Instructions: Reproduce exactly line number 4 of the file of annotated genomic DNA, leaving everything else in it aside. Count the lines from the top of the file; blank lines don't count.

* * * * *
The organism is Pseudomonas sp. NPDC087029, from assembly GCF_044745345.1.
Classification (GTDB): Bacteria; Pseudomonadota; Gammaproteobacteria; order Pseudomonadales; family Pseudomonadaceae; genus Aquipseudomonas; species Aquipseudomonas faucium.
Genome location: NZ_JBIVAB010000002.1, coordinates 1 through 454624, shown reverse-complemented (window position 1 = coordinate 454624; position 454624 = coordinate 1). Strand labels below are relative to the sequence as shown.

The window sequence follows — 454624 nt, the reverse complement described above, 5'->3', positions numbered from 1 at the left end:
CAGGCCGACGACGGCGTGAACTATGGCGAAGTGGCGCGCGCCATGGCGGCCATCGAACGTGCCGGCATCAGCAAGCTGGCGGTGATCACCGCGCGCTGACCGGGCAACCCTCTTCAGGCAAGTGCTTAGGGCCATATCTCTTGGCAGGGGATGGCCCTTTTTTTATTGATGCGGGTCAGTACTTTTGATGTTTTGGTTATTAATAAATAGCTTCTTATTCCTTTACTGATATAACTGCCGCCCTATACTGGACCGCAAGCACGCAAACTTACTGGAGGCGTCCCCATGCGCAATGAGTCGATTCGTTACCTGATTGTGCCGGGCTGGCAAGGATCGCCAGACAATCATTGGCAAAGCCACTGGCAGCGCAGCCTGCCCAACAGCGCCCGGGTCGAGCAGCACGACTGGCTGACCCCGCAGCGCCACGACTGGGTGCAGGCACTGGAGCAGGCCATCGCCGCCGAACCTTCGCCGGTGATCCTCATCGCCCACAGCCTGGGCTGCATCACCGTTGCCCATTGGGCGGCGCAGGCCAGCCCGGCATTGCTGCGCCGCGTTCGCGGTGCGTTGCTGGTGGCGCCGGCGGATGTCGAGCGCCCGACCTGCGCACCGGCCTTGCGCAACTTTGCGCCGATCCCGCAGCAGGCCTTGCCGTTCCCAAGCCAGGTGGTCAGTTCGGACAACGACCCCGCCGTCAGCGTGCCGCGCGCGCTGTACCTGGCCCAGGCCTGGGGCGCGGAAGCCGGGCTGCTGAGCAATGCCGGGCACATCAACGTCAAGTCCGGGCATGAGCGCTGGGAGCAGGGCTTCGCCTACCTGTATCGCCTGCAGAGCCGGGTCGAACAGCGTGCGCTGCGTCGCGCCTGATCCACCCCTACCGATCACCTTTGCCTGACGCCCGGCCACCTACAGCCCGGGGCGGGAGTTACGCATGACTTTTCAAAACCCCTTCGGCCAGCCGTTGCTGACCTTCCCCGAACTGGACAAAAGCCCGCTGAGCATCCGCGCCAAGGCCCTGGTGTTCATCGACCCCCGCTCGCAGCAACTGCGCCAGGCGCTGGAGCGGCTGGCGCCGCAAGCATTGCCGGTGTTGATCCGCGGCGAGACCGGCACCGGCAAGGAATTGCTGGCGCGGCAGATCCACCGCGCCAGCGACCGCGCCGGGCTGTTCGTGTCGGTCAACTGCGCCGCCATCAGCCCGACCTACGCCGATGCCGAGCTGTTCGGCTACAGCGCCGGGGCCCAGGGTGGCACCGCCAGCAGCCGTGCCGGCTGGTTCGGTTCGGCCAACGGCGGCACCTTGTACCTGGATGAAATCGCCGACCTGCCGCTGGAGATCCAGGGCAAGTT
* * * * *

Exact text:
The window sequence follows — 454624 nt, the reverse complement described above, 5'->3', positions numbered from 1 at the left end: